he Government has finally announced how an extra Stamp Duty surcharge on foreign investors would work.
The idea was first proposed by Prime Minister Theresa May at the Conservative Party conference last October and then mentioned in the Budget later that month, but a consultation has only just been released.
The charge would add an extra 1% to the existing rates for both standard and additional residential purchases in England and Northern Ireland.
It would apply to non-UK residents, which the consultation defines as anyone who has spent fewer than 183 days in any part of the UK – including Scotland and Wales – in the 12 months prior to the transaction completing.
Overseas buyers will be able to apply for a refund if they spend 183 days or more in the UK in the 12 months following day of transaction.
The charge will also apply to companies based overseas as well as UK limited companies under the direct or indirect control of one or more non-UK resident persons.
It will also apply to joint purchases where at least one party is a non-UK resident.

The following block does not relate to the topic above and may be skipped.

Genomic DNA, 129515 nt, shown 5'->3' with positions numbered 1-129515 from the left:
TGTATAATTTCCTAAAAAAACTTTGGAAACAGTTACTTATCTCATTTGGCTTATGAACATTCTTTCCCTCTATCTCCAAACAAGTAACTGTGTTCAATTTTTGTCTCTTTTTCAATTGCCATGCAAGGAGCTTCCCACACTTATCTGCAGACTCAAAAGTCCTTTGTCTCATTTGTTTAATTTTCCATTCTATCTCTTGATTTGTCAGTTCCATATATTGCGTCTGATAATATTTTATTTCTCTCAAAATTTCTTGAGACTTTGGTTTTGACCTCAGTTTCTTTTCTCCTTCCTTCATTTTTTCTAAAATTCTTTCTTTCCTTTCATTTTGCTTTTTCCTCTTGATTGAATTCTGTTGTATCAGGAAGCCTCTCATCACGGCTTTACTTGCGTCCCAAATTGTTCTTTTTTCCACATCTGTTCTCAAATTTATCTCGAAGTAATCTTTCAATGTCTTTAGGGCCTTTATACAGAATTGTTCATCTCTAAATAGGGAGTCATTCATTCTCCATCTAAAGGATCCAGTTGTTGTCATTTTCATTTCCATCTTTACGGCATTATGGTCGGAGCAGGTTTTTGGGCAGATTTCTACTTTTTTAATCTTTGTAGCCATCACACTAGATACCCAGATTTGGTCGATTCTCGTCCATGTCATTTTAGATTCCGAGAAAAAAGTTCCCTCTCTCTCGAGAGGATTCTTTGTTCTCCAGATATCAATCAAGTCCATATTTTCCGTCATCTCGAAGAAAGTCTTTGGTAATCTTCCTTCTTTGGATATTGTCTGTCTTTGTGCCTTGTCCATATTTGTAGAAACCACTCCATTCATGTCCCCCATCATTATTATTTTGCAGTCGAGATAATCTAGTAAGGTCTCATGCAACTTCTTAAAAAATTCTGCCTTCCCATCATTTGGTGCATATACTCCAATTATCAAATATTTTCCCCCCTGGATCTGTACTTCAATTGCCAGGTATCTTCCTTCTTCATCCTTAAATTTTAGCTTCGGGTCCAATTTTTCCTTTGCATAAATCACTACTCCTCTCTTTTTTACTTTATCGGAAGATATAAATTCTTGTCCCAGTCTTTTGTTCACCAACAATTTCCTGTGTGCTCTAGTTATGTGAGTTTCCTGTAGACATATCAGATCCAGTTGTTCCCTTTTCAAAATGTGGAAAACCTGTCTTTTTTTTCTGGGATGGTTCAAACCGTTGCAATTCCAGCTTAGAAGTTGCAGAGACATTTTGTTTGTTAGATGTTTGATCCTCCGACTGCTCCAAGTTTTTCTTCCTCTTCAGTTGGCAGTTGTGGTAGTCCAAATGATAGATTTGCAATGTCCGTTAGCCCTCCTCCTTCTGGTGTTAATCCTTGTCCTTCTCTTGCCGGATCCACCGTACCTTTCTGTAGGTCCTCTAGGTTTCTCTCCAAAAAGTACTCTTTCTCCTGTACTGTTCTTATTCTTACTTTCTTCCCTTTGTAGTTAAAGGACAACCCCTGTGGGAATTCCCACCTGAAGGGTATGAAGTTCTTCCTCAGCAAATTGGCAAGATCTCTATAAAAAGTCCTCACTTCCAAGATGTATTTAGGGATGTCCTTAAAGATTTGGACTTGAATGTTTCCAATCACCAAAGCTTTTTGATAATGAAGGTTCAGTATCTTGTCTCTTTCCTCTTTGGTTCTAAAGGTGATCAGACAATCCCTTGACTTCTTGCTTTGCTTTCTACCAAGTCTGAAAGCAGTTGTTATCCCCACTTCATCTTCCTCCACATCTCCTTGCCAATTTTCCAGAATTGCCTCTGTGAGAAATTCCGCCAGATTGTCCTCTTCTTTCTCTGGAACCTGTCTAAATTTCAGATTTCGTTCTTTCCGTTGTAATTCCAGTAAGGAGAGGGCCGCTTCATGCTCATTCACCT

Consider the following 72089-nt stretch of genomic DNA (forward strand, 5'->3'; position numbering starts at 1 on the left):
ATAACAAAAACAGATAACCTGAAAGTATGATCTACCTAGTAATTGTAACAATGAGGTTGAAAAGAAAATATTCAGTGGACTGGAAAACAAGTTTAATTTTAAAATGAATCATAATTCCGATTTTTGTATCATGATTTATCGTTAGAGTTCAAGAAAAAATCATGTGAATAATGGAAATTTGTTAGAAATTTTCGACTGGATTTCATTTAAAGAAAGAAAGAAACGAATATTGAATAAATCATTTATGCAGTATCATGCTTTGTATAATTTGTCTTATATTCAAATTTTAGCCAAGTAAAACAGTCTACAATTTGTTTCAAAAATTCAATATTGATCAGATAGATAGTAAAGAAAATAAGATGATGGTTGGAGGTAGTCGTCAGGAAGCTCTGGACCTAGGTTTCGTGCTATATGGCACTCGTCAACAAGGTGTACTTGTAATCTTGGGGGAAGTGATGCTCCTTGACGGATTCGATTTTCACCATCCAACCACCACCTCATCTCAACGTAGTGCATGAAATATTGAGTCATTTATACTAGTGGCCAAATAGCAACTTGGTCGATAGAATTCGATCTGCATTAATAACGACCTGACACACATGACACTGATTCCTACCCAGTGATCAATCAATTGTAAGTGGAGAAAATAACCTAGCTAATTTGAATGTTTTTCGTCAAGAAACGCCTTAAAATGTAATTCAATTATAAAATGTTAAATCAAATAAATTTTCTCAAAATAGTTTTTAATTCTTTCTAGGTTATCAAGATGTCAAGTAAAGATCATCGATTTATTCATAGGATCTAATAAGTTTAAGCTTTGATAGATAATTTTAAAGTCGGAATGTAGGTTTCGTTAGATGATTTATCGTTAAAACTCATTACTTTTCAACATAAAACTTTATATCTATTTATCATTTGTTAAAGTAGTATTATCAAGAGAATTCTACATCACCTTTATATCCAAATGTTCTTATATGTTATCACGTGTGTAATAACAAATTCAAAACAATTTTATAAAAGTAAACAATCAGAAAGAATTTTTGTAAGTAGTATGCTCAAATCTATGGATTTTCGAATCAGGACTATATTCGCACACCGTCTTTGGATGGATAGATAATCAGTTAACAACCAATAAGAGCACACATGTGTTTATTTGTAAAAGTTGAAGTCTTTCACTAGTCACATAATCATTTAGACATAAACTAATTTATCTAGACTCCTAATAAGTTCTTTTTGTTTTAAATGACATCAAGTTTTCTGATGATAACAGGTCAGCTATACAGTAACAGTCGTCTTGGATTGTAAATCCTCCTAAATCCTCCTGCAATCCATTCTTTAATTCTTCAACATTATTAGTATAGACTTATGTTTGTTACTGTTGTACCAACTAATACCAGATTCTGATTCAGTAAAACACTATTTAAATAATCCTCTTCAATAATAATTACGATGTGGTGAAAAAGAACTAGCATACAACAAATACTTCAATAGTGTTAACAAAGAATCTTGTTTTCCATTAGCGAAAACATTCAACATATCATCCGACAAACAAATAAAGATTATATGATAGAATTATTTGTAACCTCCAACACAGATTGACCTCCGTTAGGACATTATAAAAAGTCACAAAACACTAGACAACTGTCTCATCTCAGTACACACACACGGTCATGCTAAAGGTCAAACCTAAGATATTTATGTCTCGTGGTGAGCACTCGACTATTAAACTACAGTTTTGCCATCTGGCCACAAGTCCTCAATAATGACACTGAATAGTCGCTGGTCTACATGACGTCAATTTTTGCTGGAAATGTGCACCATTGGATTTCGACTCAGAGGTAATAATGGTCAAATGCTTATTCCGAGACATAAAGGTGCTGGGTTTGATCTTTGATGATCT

The Government said it is considering exemptions for those who work for the Crown, Armed Forces or Civil Service to support those based overseas.
Additionally, first-time buyers who are non-UK residents will still get to use some of the Stamp Duty relief up to £300,000, but will have to pay 1%.
The consultation said: “The Government believes that introducing an Stamp Duty surcharge of 1% on non-UK resident purchasers of residential property in England and Northern Ireland will help to control house price inflation, thereby assisting residents in getting on to the housing ladder in line with the Government’s wider objectives on home ownership.”
Mel Stride, financial secretary to the Treasury, said: “The UK is and will remain an open and dynamic economy, but some evidence shows that non-UK resident buyers of UK property could be inflating house prices.
“A 1% surcharge could help more people own their own homes in the future, and its proceeds will go towards tackling rough sleeping, boosting our plan to halve the numbers of rough sleepers by 2022.”
The consultation closes on May 6.